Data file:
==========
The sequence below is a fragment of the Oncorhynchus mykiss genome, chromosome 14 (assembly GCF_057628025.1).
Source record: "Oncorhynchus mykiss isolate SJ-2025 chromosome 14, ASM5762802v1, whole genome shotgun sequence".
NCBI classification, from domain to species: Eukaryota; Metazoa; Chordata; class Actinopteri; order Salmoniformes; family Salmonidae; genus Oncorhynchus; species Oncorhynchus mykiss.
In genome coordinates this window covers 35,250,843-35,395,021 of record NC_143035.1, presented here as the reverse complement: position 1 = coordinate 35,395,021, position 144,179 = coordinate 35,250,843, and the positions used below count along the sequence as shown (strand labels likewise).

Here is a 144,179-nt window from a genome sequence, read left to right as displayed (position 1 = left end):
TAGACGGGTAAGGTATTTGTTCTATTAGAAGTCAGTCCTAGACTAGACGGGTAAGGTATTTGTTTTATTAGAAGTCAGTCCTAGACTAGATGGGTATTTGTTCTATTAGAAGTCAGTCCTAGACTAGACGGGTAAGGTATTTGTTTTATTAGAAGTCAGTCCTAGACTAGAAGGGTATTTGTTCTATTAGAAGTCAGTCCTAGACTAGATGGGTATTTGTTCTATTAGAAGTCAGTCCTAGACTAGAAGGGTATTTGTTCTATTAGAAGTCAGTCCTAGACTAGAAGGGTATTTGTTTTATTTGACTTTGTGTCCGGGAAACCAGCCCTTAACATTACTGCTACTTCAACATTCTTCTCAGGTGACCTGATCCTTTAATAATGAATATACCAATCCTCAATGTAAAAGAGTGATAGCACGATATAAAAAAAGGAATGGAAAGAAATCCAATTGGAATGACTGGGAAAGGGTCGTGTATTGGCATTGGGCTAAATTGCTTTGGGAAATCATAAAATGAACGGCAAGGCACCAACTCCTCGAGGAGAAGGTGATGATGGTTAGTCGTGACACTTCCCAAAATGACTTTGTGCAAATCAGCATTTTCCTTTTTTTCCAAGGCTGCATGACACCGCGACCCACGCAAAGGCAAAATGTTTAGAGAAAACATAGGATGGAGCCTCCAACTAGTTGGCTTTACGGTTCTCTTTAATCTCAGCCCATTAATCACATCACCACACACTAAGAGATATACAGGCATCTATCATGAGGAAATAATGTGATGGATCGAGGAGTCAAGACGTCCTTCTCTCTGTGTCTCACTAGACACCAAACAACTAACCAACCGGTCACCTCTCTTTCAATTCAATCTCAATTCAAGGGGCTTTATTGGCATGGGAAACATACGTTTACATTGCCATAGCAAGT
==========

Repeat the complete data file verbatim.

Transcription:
The sequence below is a fragment of the Oncorhynchus mykiss genome, chromosome 14 (assembly GCF_057628025.1).
Source record: "Oncorhynchus mykiss isolate SJ-2025 chromosome 14, ASM5762802v1, whole genome shotgun sequence".
NCBI classification, from domain to species: Eukaryota; Metazoa; Chordata; class Actinopteri; order Salmoniformes; family Salmonidae; genus Oncorhynchus; species Oncorhynchus mykiss.
In genome coordinates this window covers 35,250,843-35,395,021 of record NC_143035.1, presented here as the reverse complement: position 1 = coordinate 35,395,021, position 144,179 = coordinate 35,250,843, and the positions used below count along the sequence as shown (strand labels likewise).

Here is a 144,179-nt window from a genome sequence, read left to right as displayed (position 1 = left end):
TAGACGGGTAAGGTATTTGTTCTATTAGAAGTCAGTCCTAGACTAGACGGGTAAGGTATTTGTTTTATTAGAAGTCAGTCCTAGACTAGATGGGTATTTGTTCTATTAGAAGTCAGTCCTAGACTAGACGGGTAAGGTATTTGTTTTATTAGAAGTCAGTCCTAGACTAGAAGGGTATTTGTTCTATTAGAAGTCAGTCCTAGACTAGATGGGTATTTGTTCTATTAGAAGTCAGTCCTAGACTAGAAGGGTATTTGTTCTATTAGAAGTCAGTCCTAGACTAGAAGGGTATTTGTTTTATTTGACTTTGTGTCCGGGAAACCAGCCCTTAACATTACTGCTACTTCAACATTCTTCTCAGGTGACCTGATCCTTTAATAATGAATATACCAATCCTCAATGTAAAAGAGTGATAGCACGATATAAAAAAAGGAATGGAAAGAAATCCAATTGGAATGACTGGGAAAGGGTCGTGTATTGGCATTGGGCTAAATTGCTTTGGGAAATCATAAAATGAACGGCAAGGCACCAACTCCTCGAGGAGAAGGTGATGATGGTTAGTCGTGACACTTCCCAAAATGACTTTGTGCAAATCAGCATTTTCCTTTTTTTCCAAGGCTGCATGACACCGCGACCCACGCAAAGGCAAAATGTTTAGAGAAAACATAGGATGGAGCCTCCAACTAGTTGGCTTTACGGTTCTCTTTAATCTCAGCCCATTAATCACATCACCACACACTAAGAGATATACAGGCATCTATCATGAGGAAATAATGTGATGGATCGAGGAGTCAAGACGTCCTTCTCTCTGTGTCTCACTAGACACCAAACAACTAACCAACCGGTCACCTCTCTTTCAATTCAATCTCAATTCAAGGGGCTTTATTGGCATGGGAAACATACGTTTACATTGCCATAGCAAGT